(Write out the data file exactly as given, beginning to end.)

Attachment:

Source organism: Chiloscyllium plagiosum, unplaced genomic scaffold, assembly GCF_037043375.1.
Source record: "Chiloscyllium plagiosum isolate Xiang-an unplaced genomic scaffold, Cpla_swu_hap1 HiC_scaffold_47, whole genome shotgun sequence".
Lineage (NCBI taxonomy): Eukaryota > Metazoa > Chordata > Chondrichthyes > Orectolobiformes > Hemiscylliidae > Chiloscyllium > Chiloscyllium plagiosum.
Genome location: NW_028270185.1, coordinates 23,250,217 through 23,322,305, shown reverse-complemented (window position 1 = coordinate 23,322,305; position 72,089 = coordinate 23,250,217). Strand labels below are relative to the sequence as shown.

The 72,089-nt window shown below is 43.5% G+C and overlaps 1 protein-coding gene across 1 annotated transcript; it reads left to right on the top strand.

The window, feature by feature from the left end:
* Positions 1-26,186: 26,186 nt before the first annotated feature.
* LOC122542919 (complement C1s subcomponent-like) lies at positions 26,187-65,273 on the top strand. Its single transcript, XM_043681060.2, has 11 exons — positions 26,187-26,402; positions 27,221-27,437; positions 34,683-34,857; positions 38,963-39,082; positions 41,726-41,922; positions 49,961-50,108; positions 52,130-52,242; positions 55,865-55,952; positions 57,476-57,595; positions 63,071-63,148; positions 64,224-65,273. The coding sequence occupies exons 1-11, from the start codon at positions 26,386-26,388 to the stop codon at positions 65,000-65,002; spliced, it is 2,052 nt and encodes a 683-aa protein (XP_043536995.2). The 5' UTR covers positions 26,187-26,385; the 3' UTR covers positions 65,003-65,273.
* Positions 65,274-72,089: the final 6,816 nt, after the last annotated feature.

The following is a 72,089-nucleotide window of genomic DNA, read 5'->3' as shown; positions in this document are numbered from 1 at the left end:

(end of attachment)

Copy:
Source organism: Chiloscyllium plagiosum, unplaced genomic scaffold, assembly GCF_037043375.1.
Source record: "Chiloscyllium plagiosum isolate Xiang-an unplaced genomic scaffold, Cpla_swu_hap1 HiC_scaffold_47, whole genome shotgun sequence".
Lineage (NCBI taxonomy): Eukaryota > Metazoa > Chordata > Chondrichthyes > Orectolobiformes > Hemiscylliidae > Chiloscyllium > Chiloscyllium plagiosum.
Genome location: NW_028270185.1, coordinates 23,250,217 through 23,322,305, shown reverse-complemented (window position 1 = coordinate 23,322,305; position 72,089 = coordinate 23,250,217). Strand labels below are relative to the sequence as shown.

The 72,089-nt window shown below is 43.5% G+C and overlaps 1 protein-coding gene across 1 annotated transcript; it reads left to right on the top strand.

The window, feature by feature from the left end:
* Positions 1-26,186: 26,186 nt before the first annotated feature.
* LOC122542919 (complement C1s subcomponent-like) lies at positions 26,187-65,273 on the top strand. Its single transcript, XM_043681060.2, has 11 exons — positions 26,187-26,402; positions 27,221-27,437; positions 34,683-34,857; positions 38,963-39,082; positions 41,726-41,922; positions 49,961-50,108; positions 52,130-52,242; positions 55,865-55,952; positions 57,476-57,595; positions 63,071-63,148; positions 64,224-65,273. The coding sequence occupies exons 1-11, from the start codon at positions 26,386-26,388 to the stop codon at positions 65,000-65,002; spliced, it is 2,052 nt and encodes a 683-aa protein (XP_043536995.2). The 5' UTR covers positions 26,187-26,385; the 3' UTR covers positions 65,003-65,273.
* Positions 65,274-72,089: the final 6,816 nt, after the last annotated feature.

The following is a 72,089-nucleotide window of genomic DNA, read 5'->3' as shown; positions in this document are numbered from 1 at the left end: